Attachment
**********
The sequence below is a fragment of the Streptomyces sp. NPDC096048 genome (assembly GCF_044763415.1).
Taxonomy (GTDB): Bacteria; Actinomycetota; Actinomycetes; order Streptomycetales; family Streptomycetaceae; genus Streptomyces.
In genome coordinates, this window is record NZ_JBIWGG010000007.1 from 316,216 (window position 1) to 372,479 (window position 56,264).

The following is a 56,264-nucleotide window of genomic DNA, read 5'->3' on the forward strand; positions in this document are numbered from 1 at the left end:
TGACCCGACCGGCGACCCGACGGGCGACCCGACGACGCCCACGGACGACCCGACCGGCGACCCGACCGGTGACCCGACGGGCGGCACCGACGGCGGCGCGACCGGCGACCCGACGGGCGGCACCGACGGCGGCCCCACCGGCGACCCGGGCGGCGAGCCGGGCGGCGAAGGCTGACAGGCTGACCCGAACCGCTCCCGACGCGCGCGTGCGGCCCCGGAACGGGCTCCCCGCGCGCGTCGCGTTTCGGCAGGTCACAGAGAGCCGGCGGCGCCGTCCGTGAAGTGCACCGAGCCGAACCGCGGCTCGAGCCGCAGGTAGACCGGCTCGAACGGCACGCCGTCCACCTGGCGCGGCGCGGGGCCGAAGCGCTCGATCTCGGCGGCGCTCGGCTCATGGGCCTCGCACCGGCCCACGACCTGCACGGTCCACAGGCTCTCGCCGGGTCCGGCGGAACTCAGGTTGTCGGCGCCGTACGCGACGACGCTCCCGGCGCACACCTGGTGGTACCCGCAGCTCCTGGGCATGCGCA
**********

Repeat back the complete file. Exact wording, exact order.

The sequence below is a fragment of the Streptomyces sp. NPDC096048 genome (assembly GCF_044763415.1).
Taxonomy (GTDB): Bacteria; Actinomycetota; Actinomycetes; order Streptomycetales; family Streptomycetaceae; genus Streptomyces.
In genome coordinates, this window is record NZ_JBIWGG010000007.1 from 316,216 (window position 1) to 372,479 (window position 56,264).

The following is a 56,264-nucleotide window of genomic DNA, read 5'->3' on the forward strand; positions in this document are numbered from 1 at the left end:
TGACCCGACCGGCGACCCGACGGGCGACCCGACGACGCCCACGGACGACCCGACCGGCGACCCGACCGGTGACCCGACGGGCGGCACCGACGGCGGCGCGACCGGCGACCCGACGGGCGGCACCGACGGCGGCCCCACCGGCGACCCGGGCGGCGAGCCGGGCGGCGAAGGCTGACAGGCTGACCCGAACCGCTCCCGACGCGCGCGTGCGGCCCCGGAACGGGCTCCCCGCGCGCGTCGCGTTTCGGCAGGTCACAGAGAGCCGGCGGCGCCGTCCGTGAAGTGCACCGAGCCGAACCGCGGCTCGAGCCGCAGGTAGACCGGCTCGAACGGCACGCCGTCCACCTGGCGCGGCGCGGGGCCGAAGCGCTCGATCTCGGCGGCGCTCGGCTCATGGGCCTCGCACCGGCCCACGACCTGCACGGTCCACAGGCTCTCGCCGGGTCCGGCGGAACTCAGGTTGTCGGCGCCGTACGCGACGACGCTCCCGGCGCACACCTGGTGGTACCCGCAGCTCCTGGGCATGCGCA